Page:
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Alexander Mashinksy, the former CEO of Celsius, is being sued for fraud by New York’s attorney general

According to the allegations, Mashinsky defrauded tens of billions of dollars worth of bitcoin from hundreds of thousands of investors.

Letitia James, the attorney general of New York, has filed a lawsuit against Alex Mashinsky, the former CEO of the defunct cryptocurrency lending platform Celsius Network. James claims that Mashinsky misled hundreds of thousands of investors, including 26,000 residents of New York. Mashinsky is being sued for allegedly deceiving investors, neglecting to disclose Celsius’ financial difficulties, and failing to comply with state law registration requirements while in his employ.

On Thursday, New York Attorney General Letitia James issued a statement alleging that Mashinsky promised to lead investors to financial freedom but led them down a path of financial ruin.

The law is clear that making false and unsubstantiated promises and misleading investors is illegal. Today, we are taking action on behalf of thousands of New Yorkers who were defrauded by Mr. Mashinsky to recoup their losses.

James said in a statement

The Celsius Network was a lending platform that solicited crypto and fiat currency deposits from individual investors, converted those funds into Celsius Network tokens, and then lent those Celsius Network tokens to institutional investors in order to generate high interest returns for individual investors.

Mashinsky repeatedly claimed that Celsius made safe, low-risk investments and only lent assets to credible and reputable entities. However, investors’ assets were routinely exposed to high-risk counter-parties and strategies, many of which resulted in losses that Mashinsky concealed from investors.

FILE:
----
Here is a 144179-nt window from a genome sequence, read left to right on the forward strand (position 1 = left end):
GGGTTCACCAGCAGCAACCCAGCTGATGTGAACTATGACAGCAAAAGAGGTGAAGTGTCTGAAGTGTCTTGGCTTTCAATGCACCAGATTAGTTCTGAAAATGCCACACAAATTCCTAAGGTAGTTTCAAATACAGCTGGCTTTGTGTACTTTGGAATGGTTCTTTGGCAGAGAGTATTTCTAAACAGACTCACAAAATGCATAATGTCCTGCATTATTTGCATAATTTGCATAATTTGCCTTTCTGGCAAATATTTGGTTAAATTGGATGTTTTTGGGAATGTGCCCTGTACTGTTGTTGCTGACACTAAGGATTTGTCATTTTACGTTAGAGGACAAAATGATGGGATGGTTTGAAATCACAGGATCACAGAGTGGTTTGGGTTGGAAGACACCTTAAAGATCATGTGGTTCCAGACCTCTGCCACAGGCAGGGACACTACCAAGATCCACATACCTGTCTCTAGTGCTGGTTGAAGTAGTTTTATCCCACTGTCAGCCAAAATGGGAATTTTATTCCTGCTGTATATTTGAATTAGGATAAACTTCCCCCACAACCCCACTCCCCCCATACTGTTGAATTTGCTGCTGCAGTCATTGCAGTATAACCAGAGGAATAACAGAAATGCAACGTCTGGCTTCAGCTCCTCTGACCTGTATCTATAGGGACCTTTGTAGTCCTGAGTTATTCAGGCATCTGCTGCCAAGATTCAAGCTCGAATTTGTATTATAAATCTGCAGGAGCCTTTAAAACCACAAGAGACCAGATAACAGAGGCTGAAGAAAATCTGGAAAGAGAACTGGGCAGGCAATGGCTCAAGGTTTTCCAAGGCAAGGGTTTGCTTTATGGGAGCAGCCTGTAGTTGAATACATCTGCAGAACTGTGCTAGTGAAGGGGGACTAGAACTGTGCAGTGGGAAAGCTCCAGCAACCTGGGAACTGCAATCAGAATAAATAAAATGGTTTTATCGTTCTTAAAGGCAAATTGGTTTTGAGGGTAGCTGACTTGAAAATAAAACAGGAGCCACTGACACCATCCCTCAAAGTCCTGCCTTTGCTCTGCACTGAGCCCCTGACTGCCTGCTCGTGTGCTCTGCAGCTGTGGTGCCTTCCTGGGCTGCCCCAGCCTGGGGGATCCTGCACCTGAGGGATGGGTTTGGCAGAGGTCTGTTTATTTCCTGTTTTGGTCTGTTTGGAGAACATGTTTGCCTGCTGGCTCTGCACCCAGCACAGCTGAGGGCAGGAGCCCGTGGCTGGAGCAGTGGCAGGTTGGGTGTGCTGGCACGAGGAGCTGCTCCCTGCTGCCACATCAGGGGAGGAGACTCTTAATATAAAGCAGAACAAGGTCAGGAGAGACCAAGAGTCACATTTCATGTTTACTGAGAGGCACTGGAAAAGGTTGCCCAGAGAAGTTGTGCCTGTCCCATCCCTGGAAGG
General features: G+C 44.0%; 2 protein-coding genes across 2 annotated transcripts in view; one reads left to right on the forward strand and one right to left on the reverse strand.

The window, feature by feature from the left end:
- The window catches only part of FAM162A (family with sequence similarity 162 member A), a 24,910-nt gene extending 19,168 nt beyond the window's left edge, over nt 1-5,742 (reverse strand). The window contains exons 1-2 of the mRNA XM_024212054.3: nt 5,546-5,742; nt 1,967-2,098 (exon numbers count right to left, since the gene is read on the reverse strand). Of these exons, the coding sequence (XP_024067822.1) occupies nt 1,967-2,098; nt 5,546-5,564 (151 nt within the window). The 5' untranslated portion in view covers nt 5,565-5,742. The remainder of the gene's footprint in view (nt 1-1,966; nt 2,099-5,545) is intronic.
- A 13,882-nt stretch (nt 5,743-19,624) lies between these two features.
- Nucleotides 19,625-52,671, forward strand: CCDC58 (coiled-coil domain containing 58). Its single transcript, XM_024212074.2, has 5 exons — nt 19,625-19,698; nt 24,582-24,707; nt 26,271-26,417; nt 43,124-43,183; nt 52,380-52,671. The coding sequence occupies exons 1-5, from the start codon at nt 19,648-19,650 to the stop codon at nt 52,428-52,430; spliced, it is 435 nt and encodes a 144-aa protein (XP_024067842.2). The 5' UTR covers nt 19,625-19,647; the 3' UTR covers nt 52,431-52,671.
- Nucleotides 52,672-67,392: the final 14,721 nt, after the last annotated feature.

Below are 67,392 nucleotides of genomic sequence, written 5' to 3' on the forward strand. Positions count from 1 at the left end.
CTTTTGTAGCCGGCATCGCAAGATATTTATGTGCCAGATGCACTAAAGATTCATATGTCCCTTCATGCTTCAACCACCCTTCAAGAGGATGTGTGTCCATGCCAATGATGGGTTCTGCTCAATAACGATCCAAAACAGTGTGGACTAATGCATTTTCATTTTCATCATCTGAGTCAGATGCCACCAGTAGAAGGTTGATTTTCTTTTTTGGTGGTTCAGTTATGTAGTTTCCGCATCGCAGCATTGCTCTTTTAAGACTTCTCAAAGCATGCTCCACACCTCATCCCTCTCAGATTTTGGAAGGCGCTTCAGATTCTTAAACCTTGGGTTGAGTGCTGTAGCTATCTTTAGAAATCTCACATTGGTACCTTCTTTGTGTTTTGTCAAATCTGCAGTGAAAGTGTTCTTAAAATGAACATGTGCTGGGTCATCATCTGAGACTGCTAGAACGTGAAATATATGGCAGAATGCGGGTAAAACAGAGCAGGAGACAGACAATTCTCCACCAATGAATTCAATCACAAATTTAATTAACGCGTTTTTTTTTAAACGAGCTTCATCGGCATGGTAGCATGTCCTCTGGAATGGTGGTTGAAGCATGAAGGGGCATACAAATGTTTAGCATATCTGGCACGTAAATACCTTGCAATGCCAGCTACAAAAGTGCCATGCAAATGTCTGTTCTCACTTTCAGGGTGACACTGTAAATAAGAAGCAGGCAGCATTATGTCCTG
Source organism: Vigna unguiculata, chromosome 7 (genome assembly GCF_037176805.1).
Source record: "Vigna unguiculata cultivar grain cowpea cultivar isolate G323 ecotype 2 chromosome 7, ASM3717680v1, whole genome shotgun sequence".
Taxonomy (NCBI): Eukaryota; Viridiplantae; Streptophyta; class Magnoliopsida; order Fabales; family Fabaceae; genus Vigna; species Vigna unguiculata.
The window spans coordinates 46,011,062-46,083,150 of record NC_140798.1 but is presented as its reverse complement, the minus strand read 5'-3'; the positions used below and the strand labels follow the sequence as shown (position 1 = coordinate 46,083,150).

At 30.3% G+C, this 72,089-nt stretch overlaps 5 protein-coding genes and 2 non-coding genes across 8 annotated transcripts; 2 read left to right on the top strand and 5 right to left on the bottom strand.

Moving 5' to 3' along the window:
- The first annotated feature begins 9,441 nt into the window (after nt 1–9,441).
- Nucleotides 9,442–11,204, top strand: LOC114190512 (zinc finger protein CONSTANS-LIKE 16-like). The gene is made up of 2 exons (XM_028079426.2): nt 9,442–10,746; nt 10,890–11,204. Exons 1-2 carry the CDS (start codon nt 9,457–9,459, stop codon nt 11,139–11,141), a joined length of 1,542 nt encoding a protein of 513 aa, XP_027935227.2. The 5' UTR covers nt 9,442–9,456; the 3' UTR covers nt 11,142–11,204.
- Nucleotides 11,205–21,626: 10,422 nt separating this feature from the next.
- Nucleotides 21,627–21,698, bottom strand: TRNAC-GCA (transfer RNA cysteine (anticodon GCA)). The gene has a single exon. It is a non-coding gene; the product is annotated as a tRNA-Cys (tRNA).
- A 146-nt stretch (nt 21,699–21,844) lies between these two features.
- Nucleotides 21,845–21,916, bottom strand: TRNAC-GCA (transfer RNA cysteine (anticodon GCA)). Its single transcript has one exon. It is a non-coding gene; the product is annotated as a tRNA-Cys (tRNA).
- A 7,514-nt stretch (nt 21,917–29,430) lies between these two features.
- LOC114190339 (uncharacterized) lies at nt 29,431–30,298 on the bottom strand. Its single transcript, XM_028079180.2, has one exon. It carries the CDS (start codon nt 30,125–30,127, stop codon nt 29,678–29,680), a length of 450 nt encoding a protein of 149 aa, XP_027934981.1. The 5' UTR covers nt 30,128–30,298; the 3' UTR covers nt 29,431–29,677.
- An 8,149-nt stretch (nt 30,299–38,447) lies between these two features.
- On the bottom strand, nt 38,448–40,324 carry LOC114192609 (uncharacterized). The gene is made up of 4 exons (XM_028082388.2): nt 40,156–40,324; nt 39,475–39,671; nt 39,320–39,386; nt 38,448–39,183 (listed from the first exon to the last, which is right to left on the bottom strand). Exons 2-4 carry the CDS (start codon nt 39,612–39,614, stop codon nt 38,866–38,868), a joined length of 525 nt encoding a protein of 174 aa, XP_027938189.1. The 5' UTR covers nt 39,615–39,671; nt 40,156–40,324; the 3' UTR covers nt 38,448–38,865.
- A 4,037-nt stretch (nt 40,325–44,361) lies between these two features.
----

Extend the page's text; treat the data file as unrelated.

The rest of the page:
James said in a statement

When the firm placed a hold on withdrawals from customers at the beginning of June, it was clear that the business concept was doomed to fail. At the beginning of July, Celsius filed a petition for protection under the bankruptcy code. At the time that Celsius submitted its petition, the firm had roughly 600,000 accounts in its Earn program. As of the 10th of July, the Earn program had a market value of $4.2 billion, which included $23 million in dollar-pegged stablecoins. Additionally, the corporation declared a discrepancy in the amount of $1.2 billion between its assets and liabilities.

According to the allegations made in the lawsuit, Mashinsky’s remarks on many occasions were inconsistent with the risk management standards of the business. For instance, the complaint and at least one client noted an interview that the company’s CEO gave to CNBC on April 13, during which he said that the organization does not “provide any non-collateralized loans.” However, it also boosted exposure to uncollateralized loans between the years 2020 and June 2022, which made those loans riskier for at least 19 distinct counter-parties, including Alameda Research and Three Arrows Capital, according to the lawsuit.

Wednesday, a bankruptcy judge who is supervising the chapter 11 proceedings for Celsius made the ruling that any deposits that Celsius customers placed into its Earn program go to the bankruptcy estate and not to the consumers themselves. The court ruled that the Terms of Use for the firm were a “contract regulated by New York law,” and because of this, Celsius possessed “every right and title to such Eligible Digital Assets, including ownership rights” in the cryptocurrency assets (including stablecoins), as stated in the decision.

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